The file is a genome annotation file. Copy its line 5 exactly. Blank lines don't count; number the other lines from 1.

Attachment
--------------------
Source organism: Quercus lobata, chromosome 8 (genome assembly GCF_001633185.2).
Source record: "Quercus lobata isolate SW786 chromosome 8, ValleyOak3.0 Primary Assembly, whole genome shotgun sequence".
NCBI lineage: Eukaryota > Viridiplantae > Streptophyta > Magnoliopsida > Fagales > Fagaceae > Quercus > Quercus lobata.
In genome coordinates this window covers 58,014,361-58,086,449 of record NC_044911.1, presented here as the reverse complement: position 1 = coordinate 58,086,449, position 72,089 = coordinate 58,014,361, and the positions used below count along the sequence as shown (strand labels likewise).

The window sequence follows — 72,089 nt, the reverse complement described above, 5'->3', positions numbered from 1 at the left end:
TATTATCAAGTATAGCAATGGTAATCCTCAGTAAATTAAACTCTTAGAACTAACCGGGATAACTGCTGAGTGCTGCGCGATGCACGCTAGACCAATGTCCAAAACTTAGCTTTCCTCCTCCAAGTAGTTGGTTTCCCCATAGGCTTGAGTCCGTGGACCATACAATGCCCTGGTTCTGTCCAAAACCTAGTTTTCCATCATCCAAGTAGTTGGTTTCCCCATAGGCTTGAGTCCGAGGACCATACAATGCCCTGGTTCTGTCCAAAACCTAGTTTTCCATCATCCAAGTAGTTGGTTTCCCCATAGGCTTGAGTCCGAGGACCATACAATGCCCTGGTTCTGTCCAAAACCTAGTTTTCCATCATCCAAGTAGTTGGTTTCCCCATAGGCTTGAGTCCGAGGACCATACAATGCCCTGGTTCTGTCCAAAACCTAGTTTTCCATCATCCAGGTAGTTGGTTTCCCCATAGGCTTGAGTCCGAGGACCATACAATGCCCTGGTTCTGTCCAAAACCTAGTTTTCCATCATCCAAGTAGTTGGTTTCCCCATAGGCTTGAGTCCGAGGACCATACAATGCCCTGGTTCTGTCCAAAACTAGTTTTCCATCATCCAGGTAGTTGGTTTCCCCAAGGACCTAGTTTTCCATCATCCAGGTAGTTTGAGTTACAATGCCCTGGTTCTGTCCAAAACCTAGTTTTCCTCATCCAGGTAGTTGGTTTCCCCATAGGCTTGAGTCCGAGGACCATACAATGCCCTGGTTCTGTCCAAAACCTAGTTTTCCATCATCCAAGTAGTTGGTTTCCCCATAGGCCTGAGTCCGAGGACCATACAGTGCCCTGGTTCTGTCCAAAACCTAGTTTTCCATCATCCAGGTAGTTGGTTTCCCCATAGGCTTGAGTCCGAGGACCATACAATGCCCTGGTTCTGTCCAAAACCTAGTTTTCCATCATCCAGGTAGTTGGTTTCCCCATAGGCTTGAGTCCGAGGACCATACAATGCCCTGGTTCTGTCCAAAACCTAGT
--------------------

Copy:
The window sequence follows — 72,089 nt, the reverse complement described above, 5'->3', positions numbered from 1 at the left end: